Remembering legendary columnist Garry Brown, who passed away at age 90

  • The cover of Garry Brown’s book is shown. Brown, the longtime sports columnist at the Springfield Republican, passed away Monday at age 90. CONTRIBUTED PHOTO

For the Recorder
Published: 2/1/2022 4:40:22 PM
Modified: 2/1/2022 4:39:35 PM

The news came from Bob Dobias, “Quite a career!” he wrote, together with a link to an article about Garry Brown’s passing on Monday at age 90.

It was quite a career indeed. The longtime Springfield sportswriter, columnist and editor hailed from an era when people relied on the dailies to get their sports news, and in Western Mass. Garry Brown was the king.

Stuck for column material on a slow week in 1973, he put together a mishmash of thoughts and opinions and called it “Hitting to All Fields.” It became a staple for sports fans everywhere and he pumped it out straight till the last week of his life.

What made him special was his ability to be interesting without offending anyone, because writing without critiquing anyone is well-nigh impossible. Just ask Dan Shaughnessy, Bob Ryan, Phil Mushnick and virtually every columnist in the business, including myself. Especially myself.

Brown grew up in the Indian Orchard neighborhood of Springfield and his father, Jeremiah Brown, worked at the local post office. As a teenager he’d slip off to watch the Springfield Indians, then come home and write the game story on his dad’s Underwood. The next day he’d grab the Sunday Republican and compare his story with beat writer George Kelleher’s account.

At AIC he courted a pretty young woman named Mary Bukowski. They married, started a family, and he joined sports editor Dutch Robbins’ staff at the Springfield Union (which also published the Springfield Daily News and Sunday Republican).

The first time I saw him in the flesh was in the early 1970s when I walked into sports editor Dick Osgood’s office and asked for a job. “Sorry kid,” said Osgood. “Sportswriters are a dime a dozen.”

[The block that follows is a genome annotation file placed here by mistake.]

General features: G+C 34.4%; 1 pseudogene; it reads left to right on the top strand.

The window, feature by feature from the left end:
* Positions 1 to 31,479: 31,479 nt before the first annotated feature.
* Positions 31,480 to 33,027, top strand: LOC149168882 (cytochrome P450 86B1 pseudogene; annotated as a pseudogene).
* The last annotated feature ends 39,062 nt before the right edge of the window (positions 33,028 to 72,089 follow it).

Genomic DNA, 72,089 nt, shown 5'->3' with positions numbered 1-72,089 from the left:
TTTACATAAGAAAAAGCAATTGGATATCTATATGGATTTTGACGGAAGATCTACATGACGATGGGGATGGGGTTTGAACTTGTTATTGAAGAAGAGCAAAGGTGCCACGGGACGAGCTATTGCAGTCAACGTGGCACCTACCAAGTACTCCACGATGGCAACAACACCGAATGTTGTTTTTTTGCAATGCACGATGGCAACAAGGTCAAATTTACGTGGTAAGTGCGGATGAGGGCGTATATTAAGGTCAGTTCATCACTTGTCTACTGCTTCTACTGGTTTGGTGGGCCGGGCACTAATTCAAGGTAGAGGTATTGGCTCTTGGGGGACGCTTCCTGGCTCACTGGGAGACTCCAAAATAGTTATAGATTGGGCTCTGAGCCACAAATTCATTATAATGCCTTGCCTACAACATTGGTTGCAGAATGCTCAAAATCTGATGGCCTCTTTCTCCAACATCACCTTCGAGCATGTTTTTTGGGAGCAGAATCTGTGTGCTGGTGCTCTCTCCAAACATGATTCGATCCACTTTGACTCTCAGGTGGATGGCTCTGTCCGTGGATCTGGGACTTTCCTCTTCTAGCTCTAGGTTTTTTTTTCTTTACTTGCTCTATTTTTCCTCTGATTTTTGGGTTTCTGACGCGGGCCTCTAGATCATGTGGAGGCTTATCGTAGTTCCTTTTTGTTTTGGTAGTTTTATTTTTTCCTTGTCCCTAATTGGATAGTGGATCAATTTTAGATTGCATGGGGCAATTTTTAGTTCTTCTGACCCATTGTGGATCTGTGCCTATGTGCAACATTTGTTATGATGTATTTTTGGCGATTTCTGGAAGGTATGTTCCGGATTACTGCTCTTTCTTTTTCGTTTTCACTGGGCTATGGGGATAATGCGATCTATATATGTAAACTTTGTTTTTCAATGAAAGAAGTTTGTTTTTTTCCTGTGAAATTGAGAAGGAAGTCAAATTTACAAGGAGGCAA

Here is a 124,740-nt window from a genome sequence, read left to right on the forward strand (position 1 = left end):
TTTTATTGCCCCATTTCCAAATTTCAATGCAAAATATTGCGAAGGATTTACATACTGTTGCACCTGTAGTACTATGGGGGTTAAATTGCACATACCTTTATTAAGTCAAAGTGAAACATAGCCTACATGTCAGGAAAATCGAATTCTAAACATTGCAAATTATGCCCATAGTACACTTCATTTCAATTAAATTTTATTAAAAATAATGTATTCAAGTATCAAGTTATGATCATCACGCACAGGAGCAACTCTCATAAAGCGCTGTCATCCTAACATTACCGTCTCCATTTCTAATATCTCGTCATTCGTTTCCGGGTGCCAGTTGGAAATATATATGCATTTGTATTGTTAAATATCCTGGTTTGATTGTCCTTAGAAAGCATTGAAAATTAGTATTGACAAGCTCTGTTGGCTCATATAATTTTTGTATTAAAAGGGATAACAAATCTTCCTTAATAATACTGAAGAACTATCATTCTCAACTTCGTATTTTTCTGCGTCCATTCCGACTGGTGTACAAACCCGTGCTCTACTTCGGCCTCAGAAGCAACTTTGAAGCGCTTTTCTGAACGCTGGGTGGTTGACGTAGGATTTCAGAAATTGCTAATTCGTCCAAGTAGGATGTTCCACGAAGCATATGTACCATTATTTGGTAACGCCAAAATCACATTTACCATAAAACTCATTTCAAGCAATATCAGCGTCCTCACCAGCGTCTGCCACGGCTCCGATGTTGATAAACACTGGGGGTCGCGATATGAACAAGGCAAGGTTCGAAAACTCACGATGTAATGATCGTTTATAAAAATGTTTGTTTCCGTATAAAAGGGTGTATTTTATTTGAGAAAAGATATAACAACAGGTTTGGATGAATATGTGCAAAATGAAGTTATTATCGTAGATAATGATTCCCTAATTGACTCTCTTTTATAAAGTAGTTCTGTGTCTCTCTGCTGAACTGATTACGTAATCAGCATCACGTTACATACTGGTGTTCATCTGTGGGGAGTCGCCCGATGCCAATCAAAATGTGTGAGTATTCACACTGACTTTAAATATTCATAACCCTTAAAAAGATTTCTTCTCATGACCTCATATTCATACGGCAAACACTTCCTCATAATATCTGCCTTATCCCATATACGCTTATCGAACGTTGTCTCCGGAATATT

On the way out I spied Brown bent over a typewriter and staring at the keyboard, searching for the right word or phrase. He may as well have had a ‘Do Not Disturb’ sign around his neck.

Eventually we did meet at Red Sox spring training in Winter Haven. He was soft spoken, always had a smile and a story to tell, and our friendship lasted till the end.

Before the pandemic I’d meet Garry, Mary and their daughter Melissa at a greasy spoon off the turnpike in Chicopee and the three of us talked about sports the way it was before tweets trifled the profession.

When he covered the Red Sox, Mary would wait for him under the press box. “I would cover a Sunday afternoon game at Fenway, have Mary do the driving, and type my story on my old Olivetti as we rode the turnpike,” he said. “I couldn't just drop it off at the paper. No, I had to go in and re-type it on the IBM Selectrics because the scanner couldn't read anything else, and then they had to be scanned into cold type. Sometimes I wonder how we used to get the paper out with 1 a.m. deadlines. But it happened and the papers still got delivered to the Berkshires. Amazing.”

He told me a story about the time Bobby Orr, Kenny Hodge and Wayne Cashman were invited to “Sports Night” at the Polish Vets Hall in Wilbraham. “They agreed to do this in-season appearance as a favor to Soupy Tulik, a Ludlow legend who worked at the State House and got to know all of the Bruins.

“Mary and I were talking with Bobby and Soupy before the thing started. Bobby said something about ‘the damn referees’ and as soon as he said it he turned to Mary and said, ‘Excuse me, ma’am, I should watch my language.’ Mary never got over it. She loves Canadian hockey players because, ‘Their parents brought them up right.’”

Six years ago he published a book titled “Garry Brown’s Greatest Hits; Columns & Stories from 64 Years in Journalism.” It was dedicated to his family, first and foremost to Mary, “who always understood the heart and soul of a newspaperman.”

Garry had a bad heart and was hospitalized two years ago. We stopped meeting for breakfast but continued to exchange columns. His last email arrived on Friday. “Brian Daubach?” he asked, a reference to the former Red Sox utility player whose name I’d confused in the initial draft of my column with first baseman Bobby Dalbec.

That was Garry, a mentor, an editor and a friend to the end.


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